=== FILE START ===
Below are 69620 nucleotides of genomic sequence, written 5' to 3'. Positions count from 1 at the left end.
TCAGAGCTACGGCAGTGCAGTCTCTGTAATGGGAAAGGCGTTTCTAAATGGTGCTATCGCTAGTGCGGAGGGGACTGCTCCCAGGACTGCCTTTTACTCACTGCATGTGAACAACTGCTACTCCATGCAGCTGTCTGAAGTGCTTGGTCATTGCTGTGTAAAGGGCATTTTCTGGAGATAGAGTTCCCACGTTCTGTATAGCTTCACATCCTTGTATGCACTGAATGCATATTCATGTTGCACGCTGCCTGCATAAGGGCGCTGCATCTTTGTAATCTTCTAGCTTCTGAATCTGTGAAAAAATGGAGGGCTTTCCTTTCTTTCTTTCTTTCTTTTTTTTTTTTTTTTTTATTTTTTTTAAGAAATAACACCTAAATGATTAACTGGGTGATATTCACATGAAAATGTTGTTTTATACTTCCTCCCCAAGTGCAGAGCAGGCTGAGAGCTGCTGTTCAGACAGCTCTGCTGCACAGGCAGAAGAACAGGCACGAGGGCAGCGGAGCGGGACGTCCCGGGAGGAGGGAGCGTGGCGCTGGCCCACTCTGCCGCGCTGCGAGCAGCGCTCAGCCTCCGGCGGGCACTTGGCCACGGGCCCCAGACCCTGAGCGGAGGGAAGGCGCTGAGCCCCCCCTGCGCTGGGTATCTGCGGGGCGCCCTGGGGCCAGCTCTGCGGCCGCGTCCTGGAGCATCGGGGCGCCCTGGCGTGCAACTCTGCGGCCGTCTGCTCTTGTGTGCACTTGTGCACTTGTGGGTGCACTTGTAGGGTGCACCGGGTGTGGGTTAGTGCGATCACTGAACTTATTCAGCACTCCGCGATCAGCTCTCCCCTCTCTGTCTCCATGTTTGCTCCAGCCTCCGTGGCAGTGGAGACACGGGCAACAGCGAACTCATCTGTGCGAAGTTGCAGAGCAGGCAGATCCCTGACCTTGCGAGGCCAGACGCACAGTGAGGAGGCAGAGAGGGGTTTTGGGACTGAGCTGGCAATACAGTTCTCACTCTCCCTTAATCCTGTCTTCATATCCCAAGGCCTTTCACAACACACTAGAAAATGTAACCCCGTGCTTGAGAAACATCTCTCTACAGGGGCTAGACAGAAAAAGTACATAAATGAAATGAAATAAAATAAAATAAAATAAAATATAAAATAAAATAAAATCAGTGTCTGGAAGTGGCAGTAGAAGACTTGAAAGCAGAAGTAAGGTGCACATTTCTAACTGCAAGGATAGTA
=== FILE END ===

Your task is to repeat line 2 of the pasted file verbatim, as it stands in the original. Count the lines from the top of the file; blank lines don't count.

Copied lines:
TCAGAGCTACGGCAGTGCAGTCTCTGTAATGGGAAAGGCGTTTCTAAATGGTGCTATCGCTAGTGCGGAGGGGACTGCTCCCAGGACTGCCTTTTACTCACTGCATGTGAACAACTGCTACTCCATGCAGCTGTCTGAAGTGCTTGGTCATTGCTGTGTAAAGGGCATTTTCTGGAGATAGAGTTCCCACGTTCTGTATAGCTTCACATCCTTGTATGCACTGAATGCATATTCATGTTGCACGCTGCCTGCATAAGGGCGCTGCATCTTTGTAATCTTCTAGCTTCTGAATCTGTGAAAAAATGGAGGGCTTTCCTTTCTTTCTTTCTTTCTTTTTTTTTTTTTTTTTTATTTTTTTTAAGAAATAACACCTAAATGATTAACTGGGTGATATTCACATGAAAATGTTGTTTTATACTTCCTCCCCAAGTGCAGAGCAGGCTGAGAGCTGCTGTTCAGACAGCTCTGCTGCACAGGCAGAAGAACAGGCACGAGGGCAGCGGAGCGGGACGTCCCGGGAGGAGGGAGCGTGGCGCTGGCCCACTCTGCCGCGCTGCGAGCAGCGCTCAGCCTCCGGCGGGCACTTGGCCACGGGCCCCAGACCCTGAGCGGAGGGAAGGCGCTGAGCCCCCCCTGCGCTGGGTATCTGCGGGGCGCCCTGGGGCCAGCTCTGCGGCCGCGTCCTGGAGCATCGGGGCGCCCTGGCGTGCAACTCTGCGGCCGTCTGCTCTTGTGTGCACTTGTGCACTTGTGGGTGCACTTGTAGGGTGCACCGGGTGTGGGTTAGTGCGATCACTGAACTTATTCAGCACTCCGCGATCAGCTCTCCCCTCTCTGTCTCCATGTTTGCTCCAGCCTCCGTGGCAGTGGAGACACGGGCAACAGCGAACTCATCTGTGCGAAGTTGCAGAGCAGGCAGATCCCTGACCTTGCGAGGCCAGACGCACAGTGAGGAGGCAGAGAGGGGTTTTGGGACTGAGCTGGCAATACAGTTCTCACTCTCCCTTAATCCTGTCTTCATATCCCAAGGCCTTTCACAACACACTAGAAAATGTAACCCCGTGCTTGAGAAACATCTCTCTACAGGGGCTAGACAGAAAAAGTACATAAATGAAATGAAATAAAATAAAATAAAATAAAATATAAAATAAAATAAAATCAGTGTCTGGAAGTGGCAGTAGAAGACTTGAAAGCAGAAGTAAGGTGCACATTTCTAACTGCAAGGATAGTA